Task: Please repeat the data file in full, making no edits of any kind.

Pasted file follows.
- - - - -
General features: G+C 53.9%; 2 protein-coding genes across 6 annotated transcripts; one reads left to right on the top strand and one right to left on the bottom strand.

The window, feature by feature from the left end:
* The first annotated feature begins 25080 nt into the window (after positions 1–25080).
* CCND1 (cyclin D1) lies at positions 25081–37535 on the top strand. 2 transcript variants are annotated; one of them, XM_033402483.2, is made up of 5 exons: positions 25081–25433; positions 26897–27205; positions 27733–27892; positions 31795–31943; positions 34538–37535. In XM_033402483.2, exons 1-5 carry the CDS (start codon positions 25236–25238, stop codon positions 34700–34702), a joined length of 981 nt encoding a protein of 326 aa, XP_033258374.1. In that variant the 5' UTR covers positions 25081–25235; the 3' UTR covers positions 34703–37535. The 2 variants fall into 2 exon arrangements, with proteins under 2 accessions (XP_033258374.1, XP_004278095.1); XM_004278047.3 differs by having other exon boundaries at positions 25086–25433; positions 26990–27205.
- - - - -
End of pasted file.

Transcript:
General features: G+C 53.9%; 2 protein-coding genes across 6 annotated transcripts; one reads left to right on the top strand and one right to left on the bottom strand.

The window, feature by feature from the left end:
* The first annotated feature begins 25080 nt into the window (after positions 1–25080).
* CCND1 (cyclin D1) lies at positions 25081–37535 on the top strand. 2 transcript variants are annotated; one of them, XM_033402483.2, is made up of 5 exons: positions 25081–25433; positions 26897–27205; positions 27733–27892; positions 31795–31943; positions 34538–37535. In XM_033402483.2, exons 1-5 carry the CDS (start codon positions 25236–25238, stop codon positions 34700–34702), a joined length of 981 nt encoding a protein of 326 aa, XP_033258374.1. In that variant the 5' UTR covers positions 25081–25235; the 3' UTR covers positions 34703–37535. The 2 variants fall into 2 exon arrangements, with proteins under 2 accessions (XP_033258374.1, XP_004278095.1); XM_004278047.3 differs by having other exon boundaries at positions 25086–25433; positions 26990–27205.